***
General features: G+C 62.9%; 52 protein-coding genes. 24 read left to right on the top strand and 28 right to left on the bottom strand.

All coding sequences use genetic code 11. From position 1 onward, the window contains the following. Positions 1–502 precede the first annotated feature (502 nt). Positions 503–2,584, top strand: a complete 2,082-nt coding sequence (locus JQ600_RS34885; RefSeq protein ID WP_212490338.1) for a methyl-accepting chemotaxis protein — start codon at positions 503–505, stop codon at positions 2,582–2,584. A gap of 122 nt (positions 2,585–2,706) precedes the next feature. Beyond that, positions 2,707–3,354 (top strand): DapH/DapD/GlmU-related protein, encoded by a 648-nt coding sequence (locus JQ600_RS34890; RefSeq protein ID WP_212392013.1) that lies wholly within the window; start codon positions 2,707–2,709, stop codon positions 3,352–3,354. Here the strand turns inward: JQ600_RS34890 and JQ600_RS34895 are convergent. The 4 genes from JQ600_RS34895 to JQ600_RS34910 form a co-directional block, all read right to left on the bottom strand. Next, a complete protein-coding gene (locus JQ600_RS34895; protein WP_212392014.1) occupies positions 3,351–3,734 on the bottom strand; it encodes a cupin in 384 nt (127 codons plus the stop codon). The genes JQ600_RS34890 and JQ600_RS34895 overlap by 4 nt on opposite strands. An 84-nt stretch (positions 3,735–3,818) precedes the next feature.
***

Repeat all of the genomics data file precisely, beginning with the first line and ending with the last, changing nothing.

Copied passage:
General features: G+C 62.9%; 52 protein-coding genes. 24 read left to right on the top strand and 28 right to left on the bottom strand.

All coding sequences use genetic code 11. From position 1 onward, the window contains the following. Positions 1–502 precede the first annotated feature (502 nt). Positions 503–2,584, top strand: a complete 2,082-nt coding sequence (locus JQ600_RS34885; RefSeq protein ID WP_212490338.1) for a methyl-accepting chemotaxis protein — start codon at positions 503–505, stop codon at positions 2,582–2,584. A gap of 122 nt (positions 2,585–2,706) precedes the next feature. Beyond that, positions 2,707–3,354 (top strand): DapH/DapD/GlmU-related protein, encoded by a 648-nt coding sequence (locus JQ600_RS34890; RefSeq protein ID WP_212392013.1) that lies wholly within the window; start codon positions 2,707–2,709, stop codon positions 3,352–3,354. Here the strand turns inward: JQ600_RS34890 and JQ600_RS34895 are convergent. The 4 genes from JQ600_RS34895 to JQ600_RS34910 form a co-directional block, all read right to left on the bottom strand. Next, a complete protein-coding gene (locus JQ600_RS34895; protein WP_212392014.1) occupies positions 3,351–3,734 on the bottom strand; it encodes a cupin in 384 nt (127 codons plus the stop codon). The genes JQ600_RS34890 and JQ600_RS34895 overlap by 4 nt on opposite strands. An 84-nt stretch (positions 3,735–3,818) precedes the next feature.